In 1998 Gordon Ramsay opened his eponymous restaurant on Royal Hospital Road in Chelsea and in 2001 it was awarded three Michelin stars – the highest possible. Now chef patron Clare Smyth is the only female in the UK to hold such status.
The recently refurbed dining room was absolutely beautiful. It’s only a small space seating 45 or so but it was flooded with natural light and the upholstered chairs and plush carpets made for a very comfortable place to sit.
We decided to skip the set lunch menu priced at £55 for three courses and ordered from the a la carte which was £95 with a more exciting choice for each course – you’ve got to treat yourself sometimes eh! As you can imagine, it ain’t a cheap place to go for lunch. I started things off with a mango juice and although it was the best juice I’ve ever tasted it was £10 a glass! Crikey O’Reilly!
A generous offering of bread started proceedings and was totally divine. The potato bread along with the bacon and onion brioche served with salted or unsalted butter was moreishly good.
An amuse bouche was next; pea mousse with pickled vegetables and ricotta which was a vibrantly summery looking dish. It was like eating something straight from the garden – the crunchy vegetables and the strong pea mousse were full of flavour.
To start I decided to order a dish that has been on the menu, in one way or another, since RGR opened; slow braised pied cochon (that’s pigs trotters) pressed then pan fried with ham knuckle, poached quail’s egg and hollandaise sauce. It was a rich and fatty delight; a totally porky flavour sensation! The knuckle, trotters and black pudding made for a really filling starter.
My gentleman companion went for the pressed foie gras, smoked and confit duck with Tasmanian mountain pepper, pickled pears and pain d’épices. My photos really don’t do the food justice – it looked absolutely beautiful. Pain d’épices is a French type of spiced bread which was perfect for spreading that delectably smooth foie gras all over. The tangy pears added a sharpness which contrasted the rich foie wondrously.
For main I decided to stick with the porky theme and went for the suckling pig which featured crispy belly, roasted loin, spiced shoulder sausage, chou farci with crushed potatoes and spring onions. Chou farci is a stuffed cabbage – which is far tastier than it sounds trust me! The quality of the pork and its cooking was sublime and some of the finest I’ve tasted.
My gentleman companion opted for the Cotswold lamb and spring vegetable “Navarin”, best end, braised shank, confit breast and shoulder with wild and new season garlic. The best end, or rack, was a generous hunk of lamb which was cooked to tender perfection and the fat melted like butter. The flavour combinations were fairly simple but expertly prepared and cooked.
Next was a little pre-dessert which both looked and tasted stunning; shiso, apple, avocado mousse and lime sorbet. It was a strange and unusual blend of ingredients which worked really well together; savoury, sweet and tangy flavours harmonising perfectly.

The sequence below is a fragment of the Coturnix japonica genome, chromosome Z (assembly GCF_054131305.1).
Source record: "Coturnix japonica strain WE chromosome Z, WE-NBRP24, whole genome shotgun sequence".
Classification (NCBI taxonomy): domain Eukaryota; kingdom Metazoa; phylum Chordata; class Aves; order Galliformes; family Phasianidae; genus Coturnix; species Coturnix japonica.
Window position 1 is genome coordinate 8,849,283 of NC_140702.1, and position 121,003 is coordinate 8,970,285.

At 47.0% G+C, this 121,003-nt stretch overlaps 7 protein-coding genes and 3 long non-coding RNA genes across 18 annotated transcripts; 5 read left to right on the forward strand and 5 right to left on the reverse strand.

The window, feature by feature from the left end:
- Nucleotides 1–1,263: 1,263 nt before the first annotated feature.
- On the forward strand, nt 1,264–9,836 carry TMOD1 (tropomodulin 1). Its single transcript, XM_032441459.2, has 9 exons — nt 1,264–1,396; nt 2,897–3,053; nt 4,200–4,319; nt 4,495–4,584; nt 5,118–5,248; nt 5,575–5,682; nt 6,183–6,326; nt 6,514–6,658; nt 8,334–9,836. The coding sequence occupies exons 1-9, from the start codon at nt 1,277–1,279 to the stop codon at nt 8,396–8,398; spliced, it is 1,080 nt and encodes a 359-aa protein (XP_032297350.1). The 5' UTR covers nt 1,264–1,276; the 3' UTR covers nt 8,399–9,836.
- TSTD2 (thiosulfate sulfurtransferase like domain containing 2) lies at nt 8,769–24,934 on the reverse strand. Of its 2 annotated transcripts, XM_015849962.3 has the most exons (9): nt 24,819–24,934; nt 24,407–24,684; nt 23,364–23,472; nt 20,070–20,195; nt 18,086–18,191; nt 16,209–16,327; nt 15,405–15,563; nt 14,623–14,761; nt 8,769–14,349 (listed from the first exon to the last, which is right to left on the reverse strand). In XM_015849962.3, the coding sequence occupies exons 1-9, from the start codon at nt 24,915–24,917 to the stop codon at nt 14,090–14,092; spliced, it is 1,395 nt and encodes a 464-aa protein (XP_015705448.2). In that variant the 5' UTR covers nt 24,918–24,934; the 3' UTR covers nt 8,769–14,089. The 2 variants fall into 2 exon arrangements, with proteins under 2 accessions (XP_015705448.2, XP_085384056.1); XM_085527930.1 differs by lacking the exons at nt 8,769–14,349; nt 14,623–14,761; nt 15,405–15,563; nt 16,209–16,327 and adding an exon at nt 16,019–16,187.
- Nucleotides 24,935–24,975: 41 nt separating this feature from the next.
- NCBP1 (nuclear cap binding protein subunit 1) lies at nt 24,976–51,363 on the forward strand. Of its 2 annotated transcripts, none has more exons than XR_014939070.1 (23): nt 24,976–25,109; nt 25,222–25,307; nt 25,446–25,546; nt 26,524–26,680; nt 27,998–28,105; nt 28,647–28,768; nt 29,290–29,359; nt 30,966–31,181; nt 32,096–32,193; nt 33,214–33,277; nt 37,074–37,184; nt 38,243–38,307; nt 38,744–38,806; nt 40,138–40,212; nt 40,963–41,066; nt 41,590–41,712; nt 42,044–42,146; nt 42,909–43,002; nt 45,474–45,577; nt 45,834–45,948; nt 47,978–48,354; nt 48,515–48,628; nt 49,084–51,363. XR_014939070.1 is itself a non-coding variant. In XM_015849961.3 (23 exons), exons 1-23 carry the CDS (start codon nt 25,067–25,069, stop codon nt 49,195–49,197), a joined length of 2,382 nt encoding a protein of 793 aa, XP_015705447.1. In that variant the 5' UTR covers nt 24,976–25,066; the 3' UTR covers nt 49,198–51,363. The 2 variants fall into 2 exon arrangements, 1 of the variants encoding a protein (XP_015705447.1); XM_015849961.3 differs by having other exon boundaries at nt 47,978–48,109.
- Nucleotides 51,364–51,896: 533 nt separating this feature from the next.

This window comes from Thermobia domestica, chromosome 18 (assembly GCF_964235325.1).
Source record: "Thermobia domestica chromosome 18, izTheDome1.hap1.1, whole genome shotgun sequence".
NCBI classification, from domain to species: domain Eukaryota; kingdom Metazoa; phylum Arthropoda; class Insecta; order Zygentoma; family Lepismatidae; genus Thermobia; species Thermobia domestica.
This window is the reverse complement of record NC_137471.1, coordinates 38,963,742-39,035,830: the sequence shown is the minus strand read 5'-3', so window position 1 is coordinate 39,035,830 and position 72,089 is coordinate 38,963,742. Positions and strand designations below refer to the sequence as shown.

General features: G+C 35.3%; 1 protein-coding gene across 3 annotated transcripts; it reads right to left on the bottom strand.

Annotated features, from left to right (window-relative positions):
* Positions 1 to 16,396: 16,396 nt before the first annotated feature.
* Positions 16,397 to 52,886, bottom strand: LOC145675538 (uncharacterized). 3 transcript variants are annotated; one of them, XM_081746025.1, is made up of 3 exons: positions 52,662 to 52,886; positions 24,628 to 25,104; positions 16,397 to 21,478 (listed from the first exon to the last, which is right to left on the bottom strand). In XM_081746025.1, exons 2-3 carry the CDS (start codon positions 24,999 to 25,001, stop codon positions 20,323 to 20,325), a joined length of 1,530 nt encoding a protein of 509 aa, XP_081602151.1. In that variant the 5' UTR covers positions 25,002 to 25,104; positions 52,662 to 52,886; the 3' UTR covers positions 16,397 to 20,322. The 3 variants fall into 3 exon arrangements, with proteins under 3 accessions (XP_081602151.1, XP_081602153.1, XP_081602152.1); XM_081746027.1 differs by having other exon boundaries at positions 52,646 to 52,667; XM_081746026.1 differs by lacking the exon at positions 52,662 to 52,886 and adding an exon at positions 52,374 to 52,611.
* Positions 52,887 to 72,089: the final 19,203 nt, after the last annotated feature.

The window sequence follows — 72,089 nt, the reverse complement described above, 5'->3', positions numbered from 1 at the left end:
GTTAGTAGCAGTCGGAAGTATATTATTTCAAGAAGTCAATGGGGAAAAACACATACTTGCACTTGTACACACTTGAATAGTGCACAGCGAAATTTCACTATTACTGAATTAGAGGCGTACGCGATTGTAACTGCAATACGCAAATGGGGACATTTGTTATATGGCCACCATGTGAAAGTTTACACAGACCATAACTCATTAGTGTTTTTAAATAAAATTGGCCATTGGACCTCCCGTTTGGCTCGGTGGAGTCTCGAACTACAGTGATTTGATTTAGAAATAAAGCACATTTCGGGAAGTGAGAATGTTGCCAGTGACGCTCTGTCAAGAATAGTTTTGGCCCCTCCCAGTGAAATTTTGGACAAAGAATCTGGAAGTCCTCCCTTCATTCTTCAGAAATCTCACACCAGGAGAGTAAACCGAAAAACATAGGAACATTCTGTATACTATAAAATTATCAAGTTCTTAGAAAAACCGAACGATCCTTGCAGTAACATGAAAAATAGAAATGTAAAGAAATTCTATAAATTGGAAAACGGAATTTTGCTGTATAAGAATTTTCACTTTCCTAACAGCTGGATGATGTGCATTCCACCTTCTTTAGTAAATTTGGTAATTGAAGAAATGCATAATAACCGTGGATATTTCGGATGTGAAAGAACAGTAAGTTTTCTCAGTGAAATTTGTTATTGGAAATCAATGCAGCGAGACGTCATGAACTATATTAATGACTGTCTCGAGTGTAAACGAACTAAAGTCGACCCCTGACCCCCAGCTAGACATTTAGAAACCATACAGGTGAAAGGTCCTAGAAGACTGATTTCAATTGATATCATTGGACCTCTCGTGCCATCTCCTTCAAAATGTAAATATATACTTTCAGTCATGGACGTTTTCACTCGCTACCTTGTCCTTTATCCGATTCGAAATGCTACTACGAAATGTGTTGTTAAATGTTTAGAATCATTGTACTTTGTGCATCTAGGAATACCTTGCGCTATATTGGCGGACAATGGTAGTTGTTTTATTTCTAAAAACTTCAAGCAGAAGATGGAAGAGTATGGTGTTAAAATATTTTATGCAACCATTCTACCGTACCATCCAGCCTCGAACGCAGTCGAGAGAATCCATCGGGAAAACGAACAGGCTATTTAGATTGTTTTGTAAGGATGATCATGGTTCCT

For dessert, on recommendation from our waiter, we decided to order the assiette de l’Aubergine which was an assortment of miniature versions of all the puddings available on the menu (sounds like my kind of pud!). We were blown away by the beauty of every single dish we were presented with. I’ll start with the simpler items; the creme brûlée and tart tatin. Both were exquisitely good. The coconut soufflé was the lightest we’ve ever tasted; it was delectable. The accompanying mandarin and lime sorbet was in tangy contrast to the sweet coconut.
The smoked chocolate cigar with blood orange and cardamom ice cream looked like a work of art. The chocolate cigar had a real smokey flavour which was really clever and most unusual.
It doesn’t end there, oh no! The lemon parfait was the perfect balance between sweet and sour, the blackcurrant, fennel and yoghurt genoise (sponge cake) was a fruity little number which enlivened my tastebuds and the bitter chocolate cylinder with coffee granite and ginger mousse was a flavour-marriage made in heaven. And speaking of heaven, I thought I’d died and gone to it. What an exceptional array of desserts!
We were then invited into the kitchen to meet Clare herself, which is a lovely touch that we’ve experienced in nearly all of Gordon’s restaurants. She was a really lovely lady – what a great way to end a great meal.
We sat back down to be greeted with a final flurry of tastiness; some strawberry ice cream truffles encased in white chocolate. Quick, someone test me for diabetes! They sat atop a dish of dry ice which cascaded over the table – I do love a bit of dry ice!
So that’s it – one of the most expensive lunches I’ve had but one of the most memorable too. Not only was the food totally divine but the service was the finest we’ve come across. Every single member of staff from the waiter topping up the tap waters to the restaurant manager and the somelier were absolutely faultless. Their charm, charisma and friendliness made us feel as at home in a restaurant as we’ve ever felt. I shall dream of those puddings for the rest of my life.